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  • Investigation Continuing Into Aunt Park Lane House Fire

    Fire Marshal Bill Halstead said May 6 he is investigating the cause of an accidental fire that destroyed a cape-style house at 4 Aunt Park Lane in Hattertown early on the morning of Monday, May 4. The fire did not start due to the presence of compressed propane within two large tanks near the house, but after the fire started, the gas intensified the blaze, fueling the flames, he said.

  • Fight Continues To Preserve The Horse Guard

    As state budget cuts threaten to eliminate funding for the Second Company Governor’s Horse Guard, efforts to preserve the more than 200-year-old militia unit continue. State Representative Mitch Bolinsky (R-106), said May 4 that the horse guard was either cut from one of several state budget options — a state budget has not yet been finalized — or included as a “zero budget” item. But as in past years when funding was restored at the last minute, he said, “Never say never. Things can change quickly in Hartford.”

  • DEEP Forecasting Unhealthy Air Quality For Parts Of Connecticut May 8

    Conneticut’s Department of Energy and Environmental Protection is forecasting unhealthy air quality for “sensitive groups” Friday, May 8, due to predicted elevated ground-level ozone pollution for northern Fairfield, Northern New Haven, Litchfield, Hartford and Tolland counties. A forecast of “Unhealthy for Sensitive Groups” indicates increased likelihood of respiratory symptoms and breathing discomfort in active children and adults with respiratory disease, such as asthma, and the elderly. High pressure currently located off mid-Atlantic Coast today and Friday will continue to transport warmer air and pump elevated levels of ozone from downwind air pollution sources into Connecticut, according to DEEP. In addition to transported air pollution, “home grown” pollution will be intensified by the combination of strong May sunlight and later than usual blooming spring vegetation that also contributes to ozone levels at this time of year.

  • 35 Voters Seat Unopposed Slate Of Borough Officials

    The “town within a town” that is the Borough of Newtown, an area centered around Main Street at the heart of the community, has 1,280 voters who were eligible to cast ballots on Monday, May 4. Borough elections for a completely unopposed slate of 13, however, drew just 35 electors who cast ballots at the Newtown Municipal Center between 6 am and 8 pm that day. But it only would have taken a single complete ballot to elect or reelect the slate topped by incumbent Borough Warden James O. Gaston, Sr, who also serves the entire community as the sole Democrat on the town’s Board of Selectman. Mr Gaston, who won his fifth two-year term, was appreciative of the nearly three dozen borough voters who did make the time to participate in the biennial vote.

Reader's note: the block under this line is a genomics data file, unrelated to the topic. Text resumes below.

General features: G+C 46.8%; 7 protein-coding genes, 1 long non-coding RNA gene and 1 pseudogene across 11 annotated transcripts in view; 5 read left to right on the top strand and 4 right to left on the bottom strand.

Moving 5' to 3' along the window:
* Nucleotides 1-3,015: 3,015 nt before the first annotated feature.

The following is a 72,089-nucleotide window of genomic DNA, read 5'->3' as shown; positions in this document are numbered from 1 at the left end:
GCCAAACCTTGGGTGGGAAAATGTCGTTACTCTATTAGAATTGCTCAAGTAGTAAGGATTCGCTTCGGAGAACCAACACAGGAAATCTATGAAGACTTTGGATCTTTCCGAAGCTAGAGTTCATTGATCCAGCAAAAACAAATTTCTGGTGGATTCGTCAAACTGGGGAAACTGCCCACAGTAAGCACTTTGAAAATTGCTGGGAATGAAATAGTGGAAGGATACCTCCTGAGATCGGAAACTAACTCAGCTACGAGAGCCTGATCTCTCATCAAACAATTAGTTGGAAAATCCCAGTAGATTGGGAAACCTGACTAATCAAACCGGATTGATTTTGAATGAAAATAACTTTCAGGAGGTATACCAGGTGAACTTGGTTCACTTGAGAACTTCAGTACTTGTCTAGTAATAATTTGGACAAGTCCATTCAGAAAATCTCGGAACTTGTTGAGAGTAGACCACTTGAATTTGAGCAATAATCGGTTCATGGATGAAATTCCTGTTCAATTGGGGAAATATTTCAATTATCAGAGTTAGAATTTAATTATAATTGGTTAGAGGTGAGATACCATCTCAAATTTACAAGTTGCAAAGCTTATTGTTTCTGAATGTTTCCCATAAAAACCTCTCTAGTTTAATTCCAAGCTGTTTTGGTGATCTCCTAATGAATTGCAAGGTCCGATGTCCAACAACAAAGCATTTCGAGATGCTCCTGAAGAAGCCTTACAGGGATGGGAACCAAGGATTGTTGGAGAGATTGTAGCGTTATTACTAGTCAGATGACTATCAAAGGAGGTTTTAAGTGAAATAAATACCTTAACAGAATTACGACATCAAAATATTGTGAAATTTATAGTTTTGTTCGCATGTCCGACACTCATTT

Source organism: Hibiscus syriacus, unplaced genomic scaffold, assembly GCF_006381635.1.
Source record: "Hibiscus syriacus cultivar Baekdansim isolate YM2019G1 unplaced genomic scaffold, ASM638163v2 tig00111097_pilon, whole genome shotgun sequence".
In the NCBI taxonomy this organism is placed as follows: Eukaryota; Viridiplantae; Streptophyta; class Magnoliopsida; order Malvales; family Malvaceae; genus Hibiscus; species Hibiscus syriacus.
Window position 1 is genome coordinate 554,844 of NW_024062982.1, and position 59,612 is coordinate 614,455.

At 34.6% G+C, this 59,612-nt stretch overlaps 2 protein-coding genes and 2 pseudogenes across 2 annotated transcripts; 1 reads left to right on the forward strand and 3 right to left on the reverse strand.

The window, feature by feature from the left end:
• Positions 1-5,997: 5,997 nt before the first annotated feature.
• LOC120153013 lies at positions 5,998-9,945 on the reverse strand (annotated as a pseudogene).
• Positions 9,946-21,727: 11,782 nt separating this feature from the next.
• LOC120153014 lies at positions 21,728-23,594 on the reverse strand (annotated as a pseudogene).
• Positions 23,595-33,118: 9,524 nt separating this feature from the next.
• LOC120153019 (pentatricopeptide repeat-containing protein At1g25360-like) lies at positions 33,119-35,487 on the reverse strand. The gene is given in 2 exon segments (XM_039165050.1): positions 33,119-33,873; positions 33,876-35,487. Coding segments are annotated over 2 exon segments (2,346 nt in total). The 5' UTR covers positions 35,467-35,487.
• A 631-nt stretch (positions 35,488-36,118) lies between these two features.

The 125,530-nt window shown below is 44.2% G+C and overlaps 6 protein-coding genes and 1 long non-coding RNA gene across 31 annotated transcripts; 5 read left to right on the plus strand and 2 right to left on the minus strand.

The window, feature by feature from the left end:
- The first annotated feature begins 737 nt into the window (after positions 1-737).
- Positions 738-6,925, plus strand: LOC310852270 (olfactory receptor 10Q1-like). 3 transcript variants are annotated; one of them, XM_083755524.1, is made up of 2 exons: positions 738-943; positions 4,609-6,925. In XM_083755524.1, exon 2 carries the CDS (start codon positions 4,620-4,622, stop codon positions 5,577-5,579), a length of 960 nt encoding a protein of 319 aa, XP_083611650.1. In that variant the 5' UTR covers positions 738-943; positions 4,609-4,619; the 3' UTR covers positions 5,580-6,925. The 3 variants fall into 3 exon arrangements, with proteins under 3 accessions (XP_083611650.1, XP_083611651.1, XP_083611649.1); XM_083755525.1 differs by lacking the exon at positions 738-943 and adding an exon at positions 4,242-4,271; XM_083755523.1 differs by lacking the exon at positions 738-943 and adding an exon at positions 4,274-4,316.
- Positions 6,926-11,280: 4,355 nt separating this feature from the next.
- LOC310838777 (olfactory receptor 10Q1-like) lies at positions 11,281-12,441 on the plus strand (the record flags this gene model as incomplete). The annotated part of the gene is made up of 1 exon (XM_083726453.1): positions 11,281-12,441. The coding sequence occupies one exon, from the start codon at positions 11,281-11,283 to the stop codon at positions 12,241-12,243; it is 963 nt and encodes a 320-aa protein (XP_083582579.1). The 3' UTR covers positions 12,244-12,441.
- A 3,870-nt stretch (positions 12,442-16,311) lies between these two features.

• Police Reports, April 24-May 6, 2015

  • Fire Reports, April 30-May 4, 2015

    The radio dispatchers at the Newtown Emergency Communications Center at Town Hall South, 3 Main Street, report the following fire calls and the responders:  

  • Forum Conducted For Incoming Kindergarten Parents

    Standing on the stage at Reed Intermediate School, Superintendent of Schools Joseph V. Erardi, Jr, estimated on Monday, April 27, that he was addressing the parents of the Newtown High School graduation Class of 2028. The evening presentation was held as a forum for parents of incoming kindergarten students for the 2015-16 school year. Administrators, district teachers, Board of Education Chair Keith Alexander, and school board member John Vouros were present.

  • Help Rebuild Handicapped-Accessible Walkway At VFW

    The VFW handicap ramp at the VFW Post 308 canteen, Freedom Defenders Way in Newtown, is being overhauled. Donations are sought to offset the cost of the new planks. Americans with Disabilities Act (ADA) compliant rails will be installed as well.

  • School Board Committee Efforts Continuing

    Members of the Board of Education’s Curriculum and Instruction Committee and Assistant Superintendent of Schools Linda Gejda recently reflected on the work the group has accomplished and its future endeavors. As Dr Gejda explained, the Board of Education’s Curriculum and Instruction Committee members Michelle Ku and John Vouros are given initial information before presentations are made by district educators for full school board. The Curriculum and Instruction Committee then requests information, if needed, to be added and decides whether the presentation is ready to go before the full school board. Information provided by community members who participated in a community forum in September, Ms Ku said, has been used to guide the committee. Responses during the community forum included requests for more rigor and challenges in school for students.

  • Propane-Fueled Blaze Destroys House On Aunt Park Lane

    A stubborn, intense fire, which was fueled by the compressed gas within two large propane tanks, destroyed a Cape-style house at 4 Aunt Park Lane in Hattertown early on the morning of Monday, May 4, leaving only a foundation and chimney standing amid the smoldering ruins. Dodgingtown Volunteer Fire Company Assistant Chief Joe Masso, who served as incident commander, said there were no injuries in the blaze, which was reported to the town’s emergency dispatch center at about 4 am. The cause of the fire was initially unclear.